A federal court in Australia has ruled that AI systems can be credited as inventors under patent law in a case that could set a global precedent.
Ryan Abbott, a professor at University of Surrey, has launched over a dozen patent applications around the world – including in the UK, US, New Zealand, and Australia – on behalf of US-based Dr Stephen Thaler.
The twist here is that it’s not Thaler which Abbott is attempting to credit as an inventor, but rather his AI device known as DABUS.
“In my view, an inventor as recognised under the act can be an artificial intelligence system or device,” said justice Jonathan Beach, overturning Australia’s original verdict. “We are both created and create. Why cannot our own creations also create?”
DABUS consists of neural networks and was used to invent an emergency warning light, a food container that improves grip and heat transfer, and more.
Until now, all of the patent applications were rejected—including in Australia. Each country determined that a human must be the credited inventor.
Whether AIs should be afforded certain “rights” similar to humans is a key debate, and one that is increasingly in need of answers. This patent case could be the first step towards establishing when machines – with increasing forms of sentience – should be treated like humans.
DABUS was awarded its first patent for “a food container based on fractal geometry,” by South Africa’s Companies and Intellectual Property Commission on June 24.
Following the patent award, Professor Adrian Hilton, Director of the Institute for People-Centred AI at the University of Surrey, commented:
“This is a truly historic case that recognises the need to change how we attribute invention. We are moving from an age in which invention was the preserve of people to an era where machines are capable of realising the inventive step, unleashing the potential of AI-generated inventions for the benefit of society.
The School of Law at the University of Surrey has taken a leading role in asking important philosophical questions such as whether innovation can only be a human phenomenon, and what happens legally when AI behaves like a person.”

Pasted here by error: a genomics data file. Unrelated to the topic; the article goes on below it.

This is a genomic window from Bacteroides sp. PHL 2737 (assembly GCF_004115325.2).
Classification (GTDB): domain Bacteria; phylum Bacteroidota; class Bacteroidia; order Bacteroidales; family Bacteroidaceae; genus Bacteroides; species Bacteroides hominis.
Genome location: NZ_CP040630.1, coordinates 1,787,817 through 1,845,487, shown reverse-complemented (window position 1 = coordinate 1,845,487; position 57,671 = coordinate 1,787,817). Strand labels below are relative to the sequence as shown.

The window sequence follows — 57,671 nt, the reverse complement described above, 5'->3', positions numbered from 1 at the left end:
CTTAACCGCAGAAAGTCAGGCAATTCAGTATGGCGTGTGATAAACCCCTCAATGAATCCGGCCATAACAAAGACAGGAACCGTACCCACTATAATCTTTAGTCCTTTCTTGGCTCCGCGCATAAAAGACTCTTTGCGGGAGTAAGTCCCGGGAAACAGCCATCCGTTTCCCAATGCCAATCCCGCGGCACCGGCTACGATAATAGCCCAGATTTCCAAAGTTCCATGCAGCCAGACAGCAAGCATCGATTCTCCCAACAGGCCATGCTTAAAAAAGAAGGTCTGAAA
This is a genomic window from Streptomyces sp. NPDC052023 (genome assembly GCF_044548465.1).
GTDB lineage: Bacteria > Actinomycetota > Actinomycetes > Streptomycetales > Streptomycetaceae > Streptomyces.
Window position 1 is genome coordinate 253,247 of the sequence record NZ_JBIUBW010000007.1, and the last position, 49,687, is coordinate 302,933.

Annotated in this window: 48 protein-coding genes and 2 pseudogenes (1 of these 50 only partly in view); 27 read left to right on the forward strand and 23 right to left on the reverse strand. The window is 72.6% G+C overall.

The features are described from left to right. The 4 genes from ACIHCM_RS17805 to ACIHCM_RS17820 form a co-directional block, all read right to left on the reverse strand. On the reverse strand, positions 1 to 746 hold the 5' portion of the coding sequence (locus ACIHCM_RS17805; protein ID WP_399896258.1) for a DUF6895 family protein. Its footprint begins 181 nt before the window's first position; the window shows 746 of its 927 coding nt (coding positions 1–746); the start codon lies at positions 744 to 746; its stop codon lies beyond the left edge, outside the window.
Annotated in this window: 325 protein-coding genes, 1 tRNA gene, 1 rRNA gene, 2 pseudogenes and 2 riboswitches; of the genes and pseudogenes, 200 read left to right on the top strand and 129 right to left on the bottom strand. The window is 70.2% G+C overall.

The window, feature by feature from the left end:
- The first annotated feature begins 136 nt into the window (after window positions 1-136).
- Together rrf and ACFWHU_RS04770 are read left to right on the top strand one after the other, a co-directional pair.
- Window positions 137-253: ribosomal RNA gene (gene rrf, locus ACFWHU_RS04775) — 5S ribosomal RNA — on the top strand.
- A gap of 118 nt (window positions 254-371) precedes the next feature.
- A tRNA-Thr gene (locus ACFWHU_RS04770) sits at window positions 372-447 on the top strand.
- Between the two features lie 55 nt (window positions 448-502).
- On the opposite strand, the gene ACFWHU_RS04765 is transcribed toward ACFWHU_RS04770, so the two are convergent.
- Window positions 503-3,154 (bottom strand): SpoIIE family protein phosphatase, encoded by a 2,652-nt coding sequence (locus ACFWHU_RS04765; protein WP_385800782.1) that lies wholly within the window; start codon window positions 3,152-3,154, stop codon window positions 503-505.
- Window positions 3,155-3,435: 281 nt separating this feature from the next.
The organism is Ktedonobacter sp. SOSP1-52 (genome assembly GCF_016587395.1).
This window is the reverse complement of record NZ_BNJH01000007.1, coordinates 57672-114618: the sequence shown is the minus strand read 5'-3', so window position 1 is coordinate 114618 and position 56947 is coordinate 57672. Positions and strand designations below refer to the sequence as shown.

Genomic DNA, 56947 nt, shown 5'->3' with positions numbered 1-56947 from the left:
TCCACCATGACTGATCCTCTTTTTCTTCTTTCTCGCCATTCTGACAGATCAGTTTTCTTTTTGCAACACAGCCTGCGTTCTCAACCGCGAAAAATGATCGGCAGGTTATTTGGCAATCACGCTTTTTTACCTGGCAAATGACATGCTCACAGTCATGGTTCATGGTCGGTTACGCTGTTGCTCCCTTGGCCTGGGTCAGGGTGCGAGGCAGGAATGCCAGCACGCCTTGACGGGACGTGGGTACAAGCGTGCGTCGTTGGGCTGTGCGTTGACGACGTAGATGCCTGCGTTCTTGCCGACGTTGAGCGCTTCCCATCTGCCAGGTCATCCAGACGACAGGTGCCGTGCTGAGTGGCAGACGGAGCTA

AI News reached out to the patent experts at ACT | The App Association, which represents more than 5,000 app makers and connected device companies around the world, for their perspective.
Brian Scarpelli, Senior Global Policy Counsel at ACT | The App Association, commented:
“The App Association, in alignment with the plain language of patent laws across key jurisdictions (including Australia’s 1990 Patents Act), is opposed to the proposal that a patent may be granted for an invention devised by a machine, rather than by a natural person.
Today’s patent laws can, for certain kinds of AI inventions, appropriately support inventorship. Patent offices can use the existing requirements for software patentability as a starting point to identify necessary elements of patentable AI inventions and applications – for example for AI technology that is used to improve machine capability, where it can be delineated, declared, and evaluated in a way equivalent to software inventions.
But more generally, determinations regarding when and by whom inventorship and authorship, autonomously created by AI, could represent a drastic shift in law and policy. This would have direct implications on policy questions raised about allowing patents on inventions made by machines further public policy goals, and even reaching into broader definitions of AI personhood.
Continued study, both by national/regional patent offices and multilateral fora like the World Intellectual Property Office, is going to be critical and needs to continue to inform a comprehensive debate by policymakers.”
Feel free to let us know in the comments whether you believe AI systems should have similar legal protections and obligations to humans.
(Photo by Trollinho on Unsplash)
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